The Birrarangga Film Festival has come and gone and with it, audiences were introduced to so many brilliant artists. Mario Faumui was one such talent.
Fan Girl is a virtual reality (VR) dance performance written, directed and choreographed by Mario Faumui. The performance is about a young fa’afafine who is rejected from society but who finds strength in their heritage. Fa’afafine is a gender identity or role integral to Samoan culture – it’s when people identity as having a third gender or being non-binary. The contemporary dance infuses traditional fa’afafine influences with pacific culture all with the flick of a fan.
This virtual experience places the spectator in the middle of the performance, allowing them to choose their perspective, rather than being restricted purely to one view from an audience or what a single camera focuses upon. Instead, viewers can swivel their head and choose any view from their 360-degree surrounding. This method of filming also gives the dancers the opportunity to really explore their space rather than stay strict to facing out front from a stage. Often, dancers will surround the spectator and perform different choreography from one another, meaning the experience is far richer, may differ depending on the individual’s chosen perspective and ultimately gives more variety.
The performers themselves are captivating, whether they’re drawing the viewer in with their choreography or staring with such intensity it feels our very souls are being scrutinised. Often, the performers would seemingly close-in on the viewer. At times, their invasion of your proximity creates an uncomfortably claustrophobic feel, despite the fact you are actually just sitting alone in a chair. This feeling of physical discomfort from a virtual presence is intriguing and helps the viewer feel ever more present in the performance and less detached as a simple onlooker. They are given the opportunity to really immerse themselves in this world of an outsider.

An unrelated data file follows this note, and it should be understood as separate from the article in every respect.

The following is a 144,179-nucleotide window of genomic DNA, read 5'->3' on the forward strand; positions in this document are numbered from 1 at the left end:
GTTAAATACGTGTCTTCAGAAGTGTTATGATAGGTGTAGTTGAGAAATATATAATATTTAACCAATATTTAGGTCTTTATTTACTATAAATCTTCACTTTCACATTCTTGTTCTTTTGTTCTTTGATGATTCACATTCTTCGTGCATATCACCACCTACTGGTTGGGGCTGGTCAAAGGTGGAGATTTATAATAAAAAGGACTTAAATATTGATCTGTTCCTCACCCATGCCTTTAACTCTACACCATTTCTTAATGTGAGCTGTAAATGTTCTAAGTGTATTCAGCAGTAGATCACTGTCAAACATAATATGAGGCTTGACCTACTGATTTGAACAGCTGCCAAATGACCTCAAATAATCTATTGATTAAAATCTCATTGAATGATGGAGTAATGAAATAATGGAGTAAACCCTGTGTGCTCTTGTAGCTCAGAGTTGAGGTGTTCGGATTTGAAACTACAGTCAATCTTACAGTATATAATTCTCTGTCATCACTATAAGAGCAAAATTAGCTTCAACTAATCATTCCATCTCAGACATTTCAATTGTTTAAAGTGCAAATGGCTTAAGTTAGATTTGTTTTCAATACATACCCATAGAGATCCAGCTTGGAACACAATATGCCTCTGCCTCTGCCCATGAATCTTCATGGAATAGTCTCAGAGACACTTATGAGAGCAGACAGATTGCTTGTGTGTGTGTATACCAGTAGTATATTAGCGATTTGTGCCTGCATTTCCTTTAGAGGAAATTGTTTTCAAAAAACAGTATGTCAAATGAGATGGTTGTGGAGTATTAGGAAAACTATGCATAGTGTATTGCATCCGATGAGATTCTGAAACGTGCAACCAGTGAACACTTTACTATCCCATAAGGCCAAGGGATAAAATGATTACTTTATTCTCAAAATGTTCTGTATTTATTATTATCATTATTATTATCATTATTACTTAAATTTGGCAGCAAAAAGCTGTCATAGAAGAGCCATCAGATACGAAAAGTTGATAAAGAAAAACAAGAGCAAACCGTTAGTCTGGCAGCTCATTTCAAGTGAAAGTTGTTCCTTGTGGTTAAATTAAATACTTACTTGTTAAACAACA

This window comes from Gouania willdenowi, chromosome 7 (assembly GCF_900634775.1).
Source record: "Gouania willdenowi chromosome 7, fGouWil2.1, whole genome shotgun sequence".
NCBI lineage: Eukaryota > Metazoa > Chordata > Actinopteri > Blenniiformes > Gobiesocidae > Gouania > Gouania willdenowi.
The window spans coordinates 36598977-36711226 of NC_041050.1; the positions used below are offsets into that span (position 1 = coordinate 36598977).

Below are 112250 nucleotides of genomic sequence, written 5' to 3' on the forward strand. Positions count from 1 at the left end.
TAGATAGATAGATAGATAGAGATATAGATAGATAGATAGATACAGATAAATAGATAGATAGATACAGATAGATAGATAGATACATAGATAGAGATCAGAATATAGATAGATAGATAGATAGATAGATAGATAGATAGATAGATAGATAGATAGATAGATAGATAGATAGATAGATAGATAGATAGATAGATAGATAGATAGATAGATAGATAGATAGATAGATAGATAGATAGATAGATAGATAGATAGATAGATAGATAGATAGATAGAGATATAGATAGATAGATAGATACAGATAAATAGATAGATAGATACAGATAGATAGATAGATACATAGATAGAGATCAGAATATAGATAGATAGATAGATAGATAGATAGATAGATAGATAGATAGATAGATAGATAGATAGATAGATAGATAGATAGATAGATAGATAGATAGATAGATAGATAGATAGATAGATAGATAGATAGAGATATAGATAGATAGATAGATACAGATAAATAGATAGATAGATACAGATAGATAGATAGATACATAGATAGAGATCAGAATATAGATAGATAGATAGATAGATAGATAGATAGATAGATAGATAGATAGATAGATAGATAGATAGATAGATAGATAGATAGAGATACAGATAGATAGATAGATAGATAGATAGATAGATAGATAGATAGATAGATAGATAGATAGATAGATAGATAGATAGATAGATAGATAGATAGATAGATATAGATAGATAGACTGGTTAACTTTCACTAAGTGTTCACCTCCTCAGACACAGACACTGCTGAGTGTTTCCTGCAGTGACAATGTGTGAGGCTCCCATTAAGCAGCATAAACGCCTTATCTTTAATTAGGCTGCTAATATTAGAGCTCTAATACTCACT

The use of static sound bursts and distorted pixeled visuals help emphasise an edge of creepiness in the performance. The start of the performance opens in a street, with our performers surrounding a seemingly lifeless body (perhaps a representation of defeating western societal judgement of gender identity). The dancers likely represent the fa’afafine heritage and the ancestors coming to fiercely protect this young fa’afafine from the discrimination and rejection of other societies. All performers danced with an air of mystery and beauty – it was hard not to be enthralled by them all.
Even as someone who doesn’t usually appreciate dance, the concept of VR mixed with this form of art is intriguing enough to draw in audiences and offer a new perspective of art and culture they may have missed if it were simply a short film. The Fan Girl VR experience was absorbing and we’ll hopefully see even more artists embracing this form.
The Birrarangga Film Festival was a celebration of Indigenous talent from communities around the world, showcasing pieces in the form of short stories, feature-length films and virtual reality experiences. It was held at the ACMI and produced by Typecast Entertainment in partnership with Film Victoria, Creative Victoria.
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